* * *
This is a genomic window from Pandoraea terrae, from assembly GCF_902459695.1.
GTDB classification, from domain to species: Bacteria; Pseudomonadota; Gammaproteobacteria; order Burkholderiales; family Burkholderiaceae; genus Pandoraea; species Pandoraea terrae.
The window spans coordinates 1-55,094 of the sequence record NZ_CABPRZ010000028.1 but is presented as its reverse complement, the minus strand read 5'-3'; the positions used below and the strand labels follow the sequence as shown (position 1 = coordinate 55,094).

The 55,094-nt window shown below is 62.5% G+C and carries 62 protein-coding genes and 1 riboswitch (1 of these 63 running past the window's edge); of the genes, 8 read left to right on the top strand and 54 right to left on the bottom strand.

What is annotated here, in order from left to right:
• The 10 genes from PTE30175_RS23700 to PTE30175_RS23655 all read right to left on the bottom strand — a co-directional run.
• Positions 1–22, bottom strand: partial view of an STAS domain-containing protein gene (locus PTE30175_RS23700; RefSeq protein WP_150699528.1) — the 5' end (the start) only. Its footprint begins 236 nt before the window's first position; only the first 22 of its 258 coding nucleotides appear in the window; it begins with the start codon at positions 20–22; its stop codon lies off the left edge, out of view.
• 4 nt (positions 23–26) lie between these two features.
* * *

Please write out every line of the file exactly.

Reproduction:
This is a genomic window from Pandoraea terrae, from assembly GCF_902459695.1.
GTDB classification, from domain to species: Bacteria; Pseudomonadota; Gammaproteobacteria; order Burkholderiales; family Burkholderiaceae; genus Pandoraea; species Pandoraea terrae.
The window spans coordinates 1-55,094 of the sequence record NZ_CABPRZ010000028.1 but is presented as its reverse complement, the minus strand read 5'-3'; the positions used below and the strand labels follow the sequence as shown (position 1 = coordinate 55,094).

The 55,094-nt window shown below is 62.5% G+C and carries 62 protein-coding genes and 1 riboswitch (1 of these 63 running past the window's edge); of the genes, 8 read left to right on the top strand and 54 right to left on the bottom strand.

What is annotated here, in order from left to right:
• The 10 genes from PTE30175_RS23700 to PTE30175_RS23655 all read right to left on the bottom strand — a co-directional run.
• Positions 1–22, bottom strand: partial view of an STAS domain-containing protein gene (locus PTE30175_RS23700; RefSeq protein WP_150699528.1) — the 5' end (the start) only. Its footprint begins 236 nt before the window's first position; only the first 22 of its 258 coding nucleotides appear in the window; it begins with the start codon at positions 20–22; its stop codon lies off the left edge, out of view.
• 4 nt (positions 23–26) lie between these two features.